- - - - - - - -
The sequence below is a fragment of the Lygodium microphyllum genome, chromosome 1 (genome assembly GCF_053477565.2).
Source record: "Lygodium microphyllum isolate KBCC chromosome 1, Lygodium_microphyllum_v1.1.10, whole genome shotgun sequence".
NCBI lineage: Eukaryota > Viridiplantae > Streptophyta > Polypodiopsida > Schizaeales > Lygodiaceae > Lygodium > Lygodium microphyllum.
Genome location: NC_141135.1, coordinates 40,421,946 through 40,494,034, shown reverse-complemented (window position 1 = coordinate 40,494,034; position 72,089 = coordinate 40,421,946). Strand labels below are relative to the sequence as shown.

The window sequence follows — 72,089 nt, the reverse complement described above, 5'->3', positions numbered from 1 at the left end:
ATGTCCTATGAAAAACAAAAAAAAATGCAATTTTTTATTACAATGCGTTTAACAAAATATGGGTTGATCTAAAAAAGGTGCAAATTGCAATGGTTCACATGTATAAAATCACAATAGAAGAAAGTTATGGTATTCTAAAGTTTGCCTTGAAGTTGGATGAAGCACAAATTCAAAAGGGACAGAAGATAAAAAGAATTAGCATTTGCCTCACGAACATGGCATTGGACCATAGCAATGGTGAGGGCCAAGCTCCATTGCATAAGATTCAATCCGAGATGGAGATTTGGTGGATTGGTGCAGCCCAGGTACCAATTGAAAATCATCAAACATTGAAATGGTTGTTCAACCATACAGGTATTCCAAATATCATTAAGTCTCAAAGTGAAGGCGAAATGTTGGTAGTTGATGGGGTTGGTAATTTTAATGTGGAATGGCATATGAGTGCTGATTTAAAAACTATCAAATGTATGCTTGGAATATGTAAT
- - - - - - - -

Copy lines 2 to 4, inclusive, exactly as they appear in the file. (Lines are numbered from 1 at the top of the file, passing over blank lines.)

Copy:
Source record: "Lygodium microphyllum isolate KBCC chromosome 1, Lygodium_microphyllum_v1.1.10, whole genome shotgun sequence".
NCBI lineage: Eukaryota > Viridiplantae > Streptophyta > Polypodiopsida > Schizaeales > Lygodiaceae > Lygodium > Lygodium microphyllum.
Genome location: NC_141135.1, coordinates 40,421,946 through 40,494,034, shown reverse-complemented (window position 1 = coordinate 40,494,034; position 72,089 = coordinate 40,421,946). Strand labels below are relative to the sequence as shown.